The Supreme Court would prefer not to

You may have heard yesterday that the Trump administration “suffered a defeat in the Supreme Court” or words to that effect, with Chief Justice Roberts joining the devout leftists to cast the deciding vote. Mark Sherman’s AP story leads: “A divided Supreme Court won’t let the Trump administration begin enforcing a ban on asylum for any immigrants who illegally cross the U.S.-Mexico border.” Adam Liptak’s New York Times story leads: “The Supreme Court refused on Friday to allow the Trump administration to immediately enforce its new policy of denying asylum to migrants who illegally cross the Mexican border.”

What happened?

The Supreme Court entered an order in Trump v. East Bay Sanctuary Covenant. The order provides: “The application for stay presented to Justice Kagan and by her referred to the Court is denied. Justice Thomas, Justice Alito, Justice Gorsuch, and Justice Kavanaugh would grant the application for stay.” I have embedded a copy of the order below via PDF.

What’s it all about?

The Supreme Court’s docket in the case is accessible online here. The case contests the legality of the Trump administration’s rule requiring applications for asylum to be presented at designated ports of entry. San Francisco Judge Jon Tigar has entered a temporary restraining order and, most recently, a preliminary injunction preventing the Trump administration from enforcing its rule.

Judge Tigar’s order is one of the series of nationwide injunctions entered by the judicial branch of the #Resistance to the Trump administration. Courts in the Ninth Circuit have proved a prolific source of such orders. (The Ninth Circuit treated Judge Tigar’s temporary restraining order as a preliminary injunction. This week Judge Tigar formally entered an order granting a preliminary injunction. See Solicitor General Noel Francisco’s December 20 letter to the Supreme Court.)

The general rule in federal cases is that non-final orders cannot be appealed. Federal law makes an exception for grants of injunctive relief. The Trump administration filed an emergency motion for a stay pending appeal of Judge Tigar’s order in the Ninth Circuit.

The Ninth Circuit docket in the case includes links to the filings of the parties. The Trump administration’s application for stay and reply in support of application for a stay provide useful background on the case.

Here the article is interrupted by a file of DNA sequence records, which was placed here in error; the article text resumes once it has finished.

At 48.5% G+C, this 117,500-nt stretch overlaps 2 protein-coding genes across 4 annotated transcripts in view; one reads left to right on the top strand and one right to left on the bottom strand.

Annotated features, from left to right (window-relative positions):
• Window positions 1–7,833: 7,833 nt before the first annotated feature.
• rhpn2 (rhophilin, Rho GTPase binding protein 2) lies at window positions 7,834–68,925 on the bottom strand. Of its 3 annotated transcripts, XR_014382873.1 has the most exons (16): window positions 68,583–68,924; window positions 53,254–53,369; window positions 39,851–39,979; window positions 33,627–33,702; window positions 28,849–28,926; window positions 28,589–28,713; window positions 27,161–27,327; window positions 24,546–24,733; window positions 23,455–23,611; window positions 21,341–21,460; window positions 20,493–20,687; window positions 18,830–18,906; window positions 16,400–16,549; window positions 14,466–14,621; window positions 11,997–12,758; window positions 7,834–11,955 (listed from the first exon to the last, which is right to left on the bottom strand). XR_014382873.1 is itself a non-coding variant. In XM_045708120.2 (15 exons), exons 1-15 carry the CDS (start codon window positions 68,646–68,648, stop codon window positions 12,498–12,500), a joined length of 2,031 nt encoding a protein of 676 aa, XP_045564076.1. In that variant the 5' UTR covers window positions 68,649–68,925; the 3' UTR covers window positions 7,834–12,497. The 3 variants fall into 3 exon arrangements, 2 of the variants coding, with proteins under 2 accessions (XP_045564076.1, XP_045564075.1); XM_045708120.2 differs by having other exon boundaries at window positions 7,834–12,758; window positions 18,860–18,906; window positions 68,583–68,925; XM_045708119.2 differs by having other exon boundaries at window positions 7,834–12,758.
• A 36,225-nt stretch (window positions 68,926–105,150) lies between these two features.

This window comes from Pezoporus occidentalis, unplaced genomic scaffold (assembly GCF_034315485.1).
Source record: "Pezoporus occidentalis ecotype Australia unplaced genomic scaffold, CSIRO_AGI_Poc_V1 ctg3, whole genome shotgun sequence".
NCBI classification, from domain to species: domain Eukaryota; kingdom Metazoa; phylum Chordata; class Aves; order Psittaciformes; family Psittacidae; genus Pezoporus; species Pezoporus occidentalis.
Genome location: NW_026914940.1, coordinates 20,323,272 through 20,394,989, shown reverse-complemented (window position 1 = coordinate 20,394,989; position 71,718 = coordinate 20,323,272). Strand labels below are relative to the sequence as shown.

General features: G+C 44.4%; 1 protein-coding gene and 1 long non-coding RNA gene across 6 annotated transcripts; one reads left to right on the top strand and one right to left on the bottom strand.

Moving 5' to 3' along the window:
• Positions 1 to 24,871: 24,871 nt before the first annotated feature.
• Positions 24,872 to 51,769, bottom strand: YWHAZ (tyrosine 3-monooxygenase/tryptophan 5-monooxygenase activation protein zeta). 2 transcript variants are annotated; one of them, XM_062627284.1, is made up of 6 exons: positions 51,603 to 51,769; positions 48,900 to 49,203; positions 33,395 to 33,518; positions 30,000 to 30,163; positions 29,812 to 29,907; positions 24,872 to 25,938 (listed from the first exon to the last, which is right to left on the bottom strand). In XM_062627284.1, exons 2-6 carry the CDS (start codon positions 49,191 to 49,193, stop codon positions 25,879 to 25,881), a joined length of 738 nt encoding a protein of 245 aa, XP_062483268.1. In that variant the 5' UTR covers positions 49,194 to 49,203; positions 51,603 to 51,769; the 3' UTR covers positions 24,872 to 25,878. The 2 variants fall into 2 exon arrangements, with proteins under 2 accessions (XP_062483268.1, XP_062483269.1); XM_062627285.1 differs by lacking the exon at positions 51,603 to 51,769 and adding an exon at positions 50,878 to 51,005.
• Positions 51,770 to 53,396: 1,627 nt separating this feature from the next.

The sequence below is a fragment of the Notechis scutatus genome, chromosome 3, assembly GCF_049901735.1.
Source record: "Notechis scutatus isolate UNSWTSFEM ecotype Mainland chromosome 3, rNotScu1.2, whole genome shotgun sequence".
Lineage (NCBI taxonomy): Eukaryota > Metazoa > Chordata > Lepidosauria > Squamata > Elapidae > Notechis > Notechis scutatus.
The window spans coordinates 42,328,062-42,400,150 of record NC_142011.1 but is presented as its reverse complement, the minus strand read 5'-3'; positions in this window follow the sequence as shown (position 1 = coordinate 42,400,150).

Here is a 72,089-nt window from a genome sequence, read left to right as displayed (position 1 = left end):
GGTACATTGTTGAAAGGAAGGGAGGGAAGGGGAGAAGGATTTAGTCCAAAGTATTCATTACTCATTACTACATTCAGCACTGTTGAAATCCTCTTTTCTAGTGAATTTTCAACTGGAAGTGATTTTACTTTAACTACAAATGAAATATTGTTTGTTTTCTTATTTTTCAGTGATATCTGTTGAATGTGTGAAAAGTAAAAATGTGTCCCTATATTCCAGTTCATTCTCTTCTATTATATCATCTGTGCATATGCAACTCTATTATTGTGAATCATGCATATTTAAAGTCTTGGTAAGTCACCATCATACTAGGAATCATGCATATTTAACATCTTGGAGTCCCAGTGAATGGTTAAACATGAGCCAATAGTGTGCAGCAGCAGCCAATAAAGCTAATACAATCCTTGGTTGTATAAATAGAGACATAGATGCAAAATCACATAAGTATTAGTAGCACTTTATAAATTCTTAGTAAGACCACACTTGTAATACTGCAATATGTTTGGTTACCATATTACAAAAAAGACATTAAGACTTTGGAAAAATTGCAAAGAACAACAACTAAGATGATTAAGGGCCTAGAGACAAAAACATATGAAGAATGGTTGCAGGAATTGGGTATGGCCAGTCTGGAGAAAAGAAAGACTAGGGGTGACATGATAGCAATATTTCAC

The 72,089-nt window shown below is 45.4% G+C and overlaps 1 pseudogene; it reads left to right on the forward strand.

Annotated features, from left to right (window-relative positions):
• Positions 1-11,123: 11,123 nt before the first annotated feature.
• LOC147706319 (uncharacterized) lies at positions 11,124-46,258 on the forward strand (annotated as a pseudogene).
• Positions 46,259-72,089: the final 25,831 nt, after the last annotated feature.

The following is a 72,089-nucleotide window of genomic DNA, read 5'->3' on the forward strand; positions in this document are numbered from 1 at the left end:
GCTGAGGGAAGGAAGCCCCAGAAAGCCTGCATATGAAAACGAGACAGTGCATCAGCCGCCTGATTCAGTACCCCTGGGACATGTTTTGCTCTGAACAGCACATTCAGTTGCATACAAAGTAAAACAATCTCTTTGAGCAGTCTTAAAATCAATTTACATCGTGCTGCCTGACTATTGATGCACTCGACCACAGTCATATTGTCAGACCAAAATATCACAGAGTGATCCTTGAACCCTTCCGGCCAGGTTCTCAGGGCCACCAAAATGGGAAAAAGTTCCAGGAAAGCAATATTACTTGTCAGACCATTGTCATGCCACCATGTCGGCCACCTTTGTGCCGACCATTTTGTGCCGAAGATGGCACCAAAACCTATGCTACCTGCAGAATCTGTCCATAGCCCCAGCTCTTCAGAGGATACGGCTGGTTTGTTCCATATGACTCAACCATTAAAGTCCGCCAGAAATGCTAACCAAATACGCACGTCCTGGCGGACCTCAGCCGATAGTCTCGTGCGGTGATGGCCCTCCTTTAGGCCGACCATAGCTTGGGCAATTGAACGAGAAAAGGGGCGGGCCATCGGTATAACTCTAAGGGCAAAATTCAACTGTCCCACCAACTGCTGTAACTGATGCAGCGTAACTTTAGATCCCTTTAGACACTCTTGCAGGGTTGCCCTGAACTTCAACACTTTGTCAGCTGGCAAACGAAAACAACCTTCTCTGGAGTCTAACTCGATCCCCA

The Trump administration moved for an emergency stay of Judge Tigar’s order in the Ninth Circuit opinion. With one judge dissenting, a three-judge panel of the Ninth Circuit upheld Judge Tigar’s grant of preliminary relief in a 65-page opinion. The court correctly stresses “that this case arrives at our doorstep at a very preliminary stage of the proceedings.” Judge Tigar hasn’t ruled on the merits or entered final judgment granting injunctive relief, but it’s no secret where he’s going.

Having struck out in the Ninth Circuit, the Trump administration promptly sought a stay from the Supreme Court. The Supreme Court has ample grounds for avoiding the case at this point for reasons having little or nothing to do with the merits. It is no surprise that the Supreme Court refused to grant a stay at this early stage of the case; the district court hasn’t even entered a final order. The Ninth Circuit ruling addresses the question whether the district court’s preliminary injunction should be stayed pending appeal of the injunction to the Ninth Circuit.

As you can see, the Supreme Court order says precisely nothing on the merits of the Trump administration’s rule on asylum. This is an overstatement, but not by much. The denial could be based on a pure exercise of discretion not to hear a case at this early stage. The denial is at several removes from the merits. It is hazardous to draw inferences from nothing.

Nevertheless, four justices (Thomas, Alito, Gorsuch and Kavanaugh) “would grant the application for stay.” Although no inferences can properly be drawn from the Supreme Court’s denial of a stay pending appeal (in the Ninth Circuit, from the district court order granting a preliminary injunction), that is striking. Inferences can properly be drawn from this part of the order. I infer the four justices understand that the judicial #Resistance poses a grave threat to the rule of law.

What about Chief Justice Roberts?

He joined Justices Breyer, Ginsburg, Sotomayor and Kagan to deny the stay. I say no inferences can properly be drawn from the order denying the stay, but I will go this far. Adam Liptak is not out of line in reviewing the chief’s jousting with President Trump; the jousting was occasioned by this case. President Trump does not believe that discretion is ever the better part of valor.

The proliferation of nationwide injunctions issued by federal courts has hampered the Trump administration’s efforts to address the continuing crisis at our southern border. The Ninth Circuit order itself acknowledges the crisis at page 52 of the slip opinion: “We are acutely aware of the crisis in the enforcement of our immigration laws.” The Ninth Circuit blames Congress, but the courts of the Ninth Circuit have themselves contributed to the crisis.

The crisis continues. It has become situation normal. We need an intervention that is unlikely to take place any time soon.

Trump Ve Bay Sanctuary by on Scribd

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